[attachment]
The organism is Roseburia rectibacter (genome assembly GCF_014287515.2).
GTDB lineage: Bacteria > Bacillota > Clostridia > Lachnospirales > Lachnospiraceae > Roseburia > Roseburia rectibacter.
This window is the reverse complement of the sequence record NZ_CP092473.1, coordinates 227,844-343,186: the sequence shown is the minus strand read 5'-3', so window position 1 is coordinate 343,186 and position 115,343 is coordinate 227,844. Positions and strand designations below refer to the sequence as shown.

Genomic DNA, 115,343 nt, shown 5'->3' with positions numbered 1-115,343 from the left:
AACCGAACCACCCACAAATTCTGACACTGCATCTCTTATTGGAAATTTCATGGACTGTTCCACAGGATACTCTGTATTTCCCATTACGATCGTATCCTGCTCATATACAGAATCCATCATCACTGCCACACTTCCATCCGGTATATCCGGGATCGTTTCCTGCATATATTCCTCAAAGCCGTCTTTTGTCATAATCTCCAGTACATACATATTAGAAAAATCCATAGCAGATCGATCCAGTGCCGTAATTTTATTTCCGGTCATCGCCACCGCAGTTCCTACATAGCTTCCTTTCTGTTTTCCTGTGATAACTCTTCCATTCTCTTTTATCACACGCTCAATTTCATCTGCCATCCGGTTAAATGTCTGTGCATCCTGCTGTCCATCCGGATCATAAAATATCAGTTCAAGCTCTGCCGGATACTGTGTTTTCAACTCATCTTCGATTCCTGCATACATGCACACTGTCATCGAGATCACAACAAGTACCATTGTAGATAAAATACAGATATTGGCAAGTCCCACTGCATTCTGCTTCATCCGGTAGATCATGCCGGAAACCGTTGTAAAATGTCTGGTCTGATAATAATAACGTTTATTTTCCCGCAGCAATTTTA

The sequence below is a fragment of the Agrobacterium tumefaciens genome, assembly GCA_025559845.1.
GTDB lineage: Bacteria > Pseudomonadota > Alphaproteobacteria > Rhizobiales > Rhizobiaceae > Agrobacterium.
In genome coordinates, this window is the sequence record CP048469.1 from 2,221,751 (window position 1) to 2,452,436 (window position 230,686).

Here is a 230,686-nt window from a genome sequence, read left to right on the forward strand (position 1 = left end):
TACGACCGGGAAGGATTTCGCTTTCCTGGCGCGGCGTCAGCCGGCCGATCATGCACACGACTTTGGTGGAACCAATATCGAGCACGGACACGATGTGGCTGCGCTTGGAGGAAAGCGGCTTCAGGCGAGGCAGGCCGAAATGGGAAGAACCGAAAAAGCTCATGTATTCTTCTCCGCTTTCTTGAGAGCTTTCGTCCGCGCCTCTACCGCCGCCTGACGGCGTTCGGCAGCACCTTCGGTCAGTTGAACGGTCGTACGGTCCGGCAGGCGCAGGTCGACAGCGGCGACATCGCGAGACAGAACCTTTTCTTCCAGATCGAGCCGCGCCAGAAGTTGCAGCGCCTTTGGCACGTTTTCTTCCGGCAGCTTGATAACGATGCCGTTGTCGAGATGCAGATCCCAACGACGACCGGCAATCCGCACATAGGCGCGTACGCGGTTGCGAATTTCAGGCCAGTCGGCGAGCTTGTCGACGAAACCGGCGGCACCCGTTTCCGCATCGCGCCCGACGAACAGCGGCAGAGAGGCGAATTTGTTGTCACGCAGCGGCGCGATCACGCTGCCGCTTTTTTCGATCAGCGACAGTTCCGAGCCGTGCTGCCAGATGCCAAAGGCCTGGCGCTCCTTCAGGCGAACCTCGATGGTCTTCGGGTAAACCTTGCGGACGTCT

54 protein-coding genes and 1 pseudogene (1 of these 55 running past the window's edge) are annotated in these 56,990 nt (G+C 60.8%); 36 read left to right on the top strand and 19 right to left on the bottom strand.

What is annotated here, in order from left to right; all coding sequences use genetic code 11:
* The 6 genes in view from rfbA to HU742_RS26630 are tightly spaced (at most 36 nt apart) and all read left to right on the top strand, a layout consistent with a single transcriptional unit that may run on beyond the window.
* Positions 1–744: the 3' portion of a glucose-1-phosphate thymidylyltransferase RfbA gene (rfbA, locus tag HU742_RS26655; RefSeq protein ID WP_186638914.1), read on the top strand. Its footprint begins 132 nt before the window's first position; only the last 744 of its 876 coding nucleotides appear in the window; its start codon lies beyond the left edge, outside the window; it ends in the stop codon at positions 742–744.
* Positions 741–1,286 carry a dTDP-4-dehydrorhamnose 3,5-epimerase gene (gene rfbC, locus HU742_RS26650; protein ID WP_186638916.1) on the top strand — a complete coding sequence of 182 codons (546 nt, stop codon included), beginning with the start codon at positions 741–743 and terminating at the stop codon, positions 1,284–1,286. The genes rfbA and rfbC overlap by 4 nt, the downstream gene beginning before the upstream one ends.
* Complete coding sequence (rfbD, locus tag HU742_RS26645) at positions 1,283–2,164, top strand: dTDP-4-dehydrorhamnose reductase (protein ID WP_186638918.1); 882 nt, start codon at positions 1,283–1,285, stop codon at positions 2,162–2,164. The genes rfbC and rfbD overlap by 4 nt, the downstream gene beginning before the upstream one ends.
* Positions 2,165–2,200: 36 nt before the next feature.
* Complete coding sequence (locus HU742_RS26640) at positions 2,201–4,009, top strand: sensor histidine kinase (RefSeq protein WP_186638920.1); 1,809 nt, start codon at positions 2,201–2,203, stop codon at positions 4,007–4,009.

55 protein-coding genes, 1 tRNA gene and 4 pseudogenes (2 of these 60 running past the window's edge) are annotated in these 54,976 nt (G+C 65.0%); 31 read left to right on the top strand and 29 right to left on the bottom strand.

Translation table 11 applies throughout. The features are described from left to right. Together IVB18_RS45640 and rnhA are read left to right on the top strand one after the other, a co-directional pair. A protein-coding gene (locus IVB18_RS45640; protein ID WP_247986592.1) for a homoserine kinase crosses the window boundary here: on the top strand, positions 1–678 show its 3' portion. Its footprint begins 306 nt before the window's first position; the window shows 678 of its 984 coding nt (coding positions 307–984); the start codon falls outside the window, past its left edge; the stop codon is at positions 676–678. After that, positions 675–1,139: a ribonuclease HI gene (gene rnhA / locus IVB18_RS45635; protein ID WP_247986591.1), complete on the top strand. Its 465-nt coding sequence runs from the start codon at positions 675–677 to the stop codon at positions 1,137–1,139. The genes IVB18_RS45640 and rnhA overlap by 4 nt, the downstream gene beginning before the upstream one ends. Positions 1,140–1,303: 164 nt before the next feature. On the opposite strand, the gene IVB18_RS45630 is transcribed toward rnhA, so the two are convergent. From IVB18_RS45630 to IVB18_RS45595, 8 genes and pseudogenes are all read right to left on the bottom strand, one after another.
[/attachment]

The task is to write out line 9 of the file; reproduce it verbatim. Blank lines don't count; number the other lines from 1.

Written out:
Here is a 230,686-nt window from a genome sequence, read left to right on the forward strand (position 1 = left end):